I want to wish everyone in the U.S.A a very Happy Independence Day, and a belated Canada Day (July 1) to our Neighbors to the North! We have many blessings to be thankful for, as we discussed in an earlier post about the wave of Independence sparked by the American Revolution.
I am sorry I have been away for awhile. I have been in Miami MC’ing a trilingual Rosicrucian Convention in English, French, Spanish, and even a smattering of Dutch! That was a mental workout! Many thanks to all those who organized and participated!
There is little more to say on the subject of Independence that has not already been said in previous posts. I only want to congratulate the Rosicrucian Order and the Freemasons on their most significant gift to the world: the United States and Western Democracy! May we always renew it in every generation!
For our discussion this week, I thought we could look at the names of our months in English (and some other languages). It is a wonderful way to connect us with our ancient past.
The names for our months in English (and in French, Spanish and many Indo-European languages), come from Ancient Rome. In the beginning, the legendary Calendar of Romulus had these months:
Calendar of Romulus:
- Martius (31 days) = Month of Mars (the month of the Spring Equinox)
- Aprilis (30 days) = Month of Opening (Spring)
- Maius (31 days) = Month of Maia/Bona Dea, the Goddess of Fertility, or of “the Elders” as Ovid states
- Iunius (30 days): = Month of Juno, or of the young (Ovid)
- Quintilis (31 days) = Fifth Month
- Sextilis (30 days) = Sixth Month
- September (30 days) = Seventh Month
- October (31 days) = Eighth Month
- November (30 days) = Ninth Month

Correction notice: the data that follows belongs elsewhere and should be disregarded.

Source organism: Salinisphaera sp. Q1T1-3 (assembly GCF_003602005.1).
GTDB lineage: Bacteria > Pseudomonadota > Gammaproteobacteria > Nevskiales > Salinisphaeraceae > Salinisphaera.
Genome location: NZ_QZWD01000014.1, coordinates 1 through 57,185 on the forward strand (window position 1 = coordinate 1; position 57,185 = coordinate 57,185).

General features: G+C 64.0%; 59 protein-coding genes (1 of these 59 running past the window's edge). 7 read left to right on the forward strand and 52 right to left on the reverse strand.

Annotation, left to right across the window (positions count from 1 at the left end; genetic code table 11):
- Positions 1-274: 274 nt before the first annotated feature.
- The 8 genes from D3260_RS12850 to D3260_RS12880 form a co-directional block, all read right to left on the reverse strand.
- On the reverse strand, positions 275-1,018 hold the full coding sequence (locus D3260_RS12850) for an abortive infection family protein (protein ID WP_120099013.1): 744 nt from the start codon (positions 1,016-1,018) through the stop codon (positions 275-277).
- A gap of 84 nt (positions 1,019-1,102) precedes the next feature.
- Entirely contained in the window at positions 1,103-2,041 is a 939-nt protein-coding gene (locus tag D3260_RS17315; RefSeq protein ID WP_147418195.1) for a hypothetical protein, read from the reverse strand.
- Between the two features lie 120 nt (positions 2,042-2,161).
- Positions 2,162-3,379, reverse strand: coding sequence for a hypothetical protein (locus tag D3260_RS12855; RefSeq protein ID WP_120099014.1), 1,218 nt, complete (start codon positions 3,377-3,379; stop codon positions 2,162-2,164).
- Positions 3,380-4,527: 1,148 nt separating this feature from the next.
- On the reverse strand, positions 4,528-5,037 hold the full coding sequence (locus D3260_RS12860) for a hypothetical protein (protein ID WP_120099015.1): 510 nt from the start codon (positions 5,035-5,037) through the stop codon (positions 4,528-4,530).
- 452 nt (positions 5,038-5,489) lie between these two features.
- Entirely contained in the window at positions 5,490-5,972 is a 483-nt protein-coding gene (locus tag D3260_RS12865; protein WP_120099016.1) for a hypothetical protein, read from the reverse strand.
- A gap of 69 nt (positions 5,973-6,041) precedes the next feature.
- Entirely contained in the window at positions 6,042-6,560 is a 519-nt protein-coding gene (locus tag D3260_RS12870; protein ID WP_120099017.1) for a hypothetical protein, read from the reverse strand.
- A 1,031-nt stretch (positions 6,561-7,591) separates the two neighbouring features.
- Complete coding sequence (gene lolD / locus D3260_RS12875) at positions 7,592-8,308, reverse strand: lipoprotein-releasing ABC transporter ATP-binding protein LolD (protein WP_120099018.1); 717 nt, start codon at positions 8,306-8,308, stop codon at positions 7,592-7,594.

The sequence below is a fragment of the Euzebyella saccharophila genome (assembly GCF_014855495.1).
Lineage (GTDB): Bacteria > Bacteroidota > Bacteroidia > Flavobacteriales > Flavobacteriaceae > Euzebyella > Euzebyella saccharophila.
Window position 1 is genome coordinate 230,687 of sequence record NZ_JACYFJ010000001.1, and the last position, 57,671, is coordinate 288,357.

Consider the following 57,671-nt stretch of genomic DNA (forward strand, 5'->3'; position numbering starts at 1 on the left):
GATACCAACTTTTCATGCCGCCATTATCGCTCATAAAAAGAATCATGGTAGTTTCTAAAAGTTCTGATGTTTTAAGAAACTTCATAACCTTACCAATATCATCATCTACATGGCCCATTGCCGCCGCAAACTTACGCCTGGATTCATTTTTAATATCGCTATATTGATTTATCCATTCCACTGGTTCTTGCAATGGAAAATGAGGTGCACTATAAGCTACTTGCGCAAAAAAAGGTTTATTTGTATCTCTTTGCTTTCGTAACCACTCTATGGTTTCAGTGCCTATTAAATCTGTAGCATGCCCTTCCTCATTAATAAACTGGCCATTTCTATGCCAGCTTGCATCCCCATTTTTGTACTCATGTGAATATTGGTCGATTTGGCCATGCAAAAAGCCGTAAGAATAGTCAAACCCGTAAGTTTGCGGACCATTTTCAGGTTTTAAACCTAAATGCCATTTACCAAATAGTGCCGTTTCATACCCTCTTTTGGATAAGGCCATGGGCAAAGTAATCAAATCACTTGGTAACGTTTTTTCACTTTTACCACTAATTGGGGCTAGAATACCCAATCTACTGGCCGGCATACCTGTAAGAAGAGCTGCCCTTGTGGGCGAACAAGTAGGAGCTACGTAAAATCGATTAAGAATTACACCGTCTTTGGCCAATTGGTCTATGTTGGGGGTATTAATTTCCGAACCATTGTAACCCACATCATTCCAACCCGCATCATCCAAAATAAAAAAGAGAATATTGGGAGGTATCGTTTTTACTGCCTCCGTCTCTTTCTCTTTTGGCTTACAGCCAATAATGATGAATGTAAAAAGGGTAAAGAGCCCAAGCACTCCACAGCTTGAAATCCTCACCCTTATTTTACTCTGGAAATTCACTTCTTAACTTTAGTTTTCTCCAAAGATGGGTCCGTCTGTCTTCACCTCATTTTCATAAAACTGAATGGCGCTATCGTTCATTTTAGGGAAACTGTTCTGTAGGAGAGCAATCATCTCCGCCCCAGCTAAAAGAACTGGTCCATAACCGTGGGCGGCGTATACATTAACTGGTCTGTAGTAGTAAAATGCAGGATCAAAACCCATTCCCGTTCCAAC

- December (30 days) = Tenth Month
This may have been based on an older Lunar Calendar. The problem is that these months (304 days) do not add up to a solar year of 365.25 (approx.) days. Therefore, the calendar would roll out of date on a regular basis (as the Jewish and Muslim calendars still do today).
To correct this, additional Winter days were added, of no month, to complete the cycle.
We will discuss the Roman calculation of days in another article. In summary, they counted down to three points in the calendar: the Kalends (1st Day), the Nones (9th Day) and the Ides (the 13th or 15th Day of the Month depending on the month. Therefore March 30 was “1 day before the Kalends of April.” This is reminiscent of the Roman numbers Duodeviginti (two down from Twenty = 18, and Undevigenti = one down from Twenty = 19). It also represents the subtractive principle used in later Roman numerals. Originally, 4 was IIII, later it became IV, which we use today. This is a great example of how spoken usage creates written forms.
There is conflicting evidence about what happened next. Numa, the legendary second King (Rex) of Rome is said to have redesigned the calendar, but the testimony varies:
Calendar of Numa (from Wikipedia)
|Civil calendar||Religious calendar|
|according to Ovid(modern order due to
Decemviri, 450 BC)
|according to Fowler|
Ianuarius is dedicated to the God Janus, the God of entrances and exits, the God of future and past. Februarius is “purification,” a festival held on the full moon on the 15th.
Much later, as this calendar was not satisfactory, Julius Caesar reformed the calendar in 45 BCE: